So yeah, I'd say the collectively conditioned desire to fit in at work is a contributing factor -- although I'm sure not the only factor -- that prevents people from feeling comfortable turning their workstation into a makeshift gym. Which is a damn shame.
Build up your (mental) calluses
If the main reason you haven't tried to exercise at work is because you're self-conscious about what other people will say or think, newsflash: it doesn't matter, provided you're not in danger of losing your job, of course. In other words, you probably shouldn't start doing lunges if you're in the middle of open-heart surgery.
Making choices that affect your health based on other people's opinions is no way to live. You need to develop thicker skin and embrace the role of "quirky co-worker." Trust me, it will be OK.
But if developing a "devil may care" attitude is outside your comfort zone, try the strategy shared by one of my other "study participants" from Facebook:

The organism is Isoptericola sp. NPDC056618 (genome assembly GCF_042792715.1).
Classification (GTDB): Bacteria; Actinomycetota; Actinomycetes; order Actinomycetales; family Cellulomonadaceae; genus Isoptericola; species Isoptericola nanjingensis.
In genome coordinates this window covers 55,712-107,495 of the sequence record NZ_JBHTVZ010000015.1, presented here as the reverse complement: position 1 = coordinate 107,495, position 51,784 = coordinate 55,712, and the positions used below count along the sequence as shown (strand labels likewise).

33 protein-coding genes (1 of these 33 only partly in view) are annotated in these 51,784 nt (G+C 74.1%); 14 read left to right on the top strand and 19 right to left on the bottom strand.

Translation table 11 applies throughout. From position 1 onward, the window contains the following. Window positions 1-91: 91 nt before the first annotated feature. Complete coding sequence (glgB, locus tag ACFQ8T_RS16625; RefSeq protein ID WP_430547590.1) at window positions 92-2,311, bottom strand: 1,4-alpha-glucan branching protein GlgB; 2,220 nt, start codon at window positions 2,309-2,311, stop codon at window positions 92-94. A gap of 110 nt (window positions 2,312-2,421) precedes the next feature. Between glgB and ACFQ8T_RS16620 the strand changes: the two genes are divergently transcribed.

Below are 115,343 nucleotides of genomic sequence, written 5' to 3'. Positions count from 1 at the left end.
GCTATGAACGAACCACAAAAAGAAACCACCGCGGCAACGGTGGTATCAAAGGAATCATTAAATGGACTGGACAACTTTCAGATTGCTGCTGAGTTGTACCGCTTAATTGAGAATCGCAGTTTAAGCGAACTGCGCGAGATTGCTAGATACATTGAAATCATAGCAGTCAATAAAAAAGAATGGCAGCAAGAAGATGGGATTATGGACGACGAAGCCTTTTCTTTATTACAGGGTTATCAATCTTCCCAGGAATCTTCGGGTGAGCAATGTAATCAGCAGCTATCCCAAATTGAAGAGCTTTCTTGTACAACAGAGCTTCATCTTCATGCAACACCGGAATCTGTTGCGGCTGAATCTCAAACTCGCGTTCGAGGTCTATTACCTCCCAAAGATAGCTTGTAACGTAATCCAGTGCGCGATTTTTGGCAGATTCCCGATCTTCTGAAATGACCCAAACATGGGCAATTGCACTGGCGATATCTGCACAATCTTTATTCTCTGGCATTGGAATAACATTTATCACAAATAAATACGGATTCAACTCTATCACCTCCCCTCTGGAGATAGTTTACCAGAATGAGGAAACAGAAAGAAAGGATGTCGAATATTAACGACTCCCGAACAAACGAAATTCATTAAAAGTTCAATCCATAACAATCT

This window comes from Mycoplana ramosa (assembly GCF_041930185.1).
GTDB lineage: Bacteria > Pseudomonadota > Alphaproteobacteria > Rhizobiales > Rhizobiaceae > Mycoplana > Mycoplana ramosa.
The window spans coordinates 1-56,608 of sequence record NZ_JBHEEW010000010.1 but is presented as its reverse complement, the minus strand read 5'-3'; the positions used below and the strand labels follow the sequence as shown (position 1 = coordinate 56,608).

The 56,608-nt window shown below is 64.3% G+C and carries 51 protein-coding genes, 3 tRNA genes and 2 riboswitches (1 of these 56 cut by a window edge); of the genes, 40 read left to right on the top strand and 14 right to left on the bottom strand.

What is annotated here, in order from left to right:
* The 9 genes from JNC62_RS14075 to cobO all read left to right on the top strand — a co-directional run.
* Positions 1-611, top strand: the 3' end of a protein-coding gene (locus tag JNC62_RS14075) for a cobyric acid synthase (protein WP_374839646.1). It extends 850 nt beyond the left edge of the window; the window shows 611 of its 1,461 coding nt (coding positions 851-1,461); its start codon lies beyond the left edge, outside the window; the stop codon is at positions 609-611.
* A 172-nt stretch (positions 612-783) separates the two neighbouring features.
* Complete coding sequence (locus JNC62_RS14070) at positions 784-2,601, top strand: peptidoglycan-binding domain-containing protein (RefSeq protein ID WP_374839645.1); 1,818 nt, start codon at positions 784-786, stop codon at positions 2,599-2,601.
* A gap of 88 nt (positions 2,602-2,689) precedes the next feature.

Convert the crowd
Angela VanBrackle, who runs a field office for the National Multiple Sclerosis Society, is actually the only employee at her location, but every month she and her co-workers participate in a workout challenge: "We set up various challenges: planks, sit-ups, and so forth, and schedule them on our calendars. This month is a sit-up challenge. When we have large, in-person meetings, we'll do the challenge together."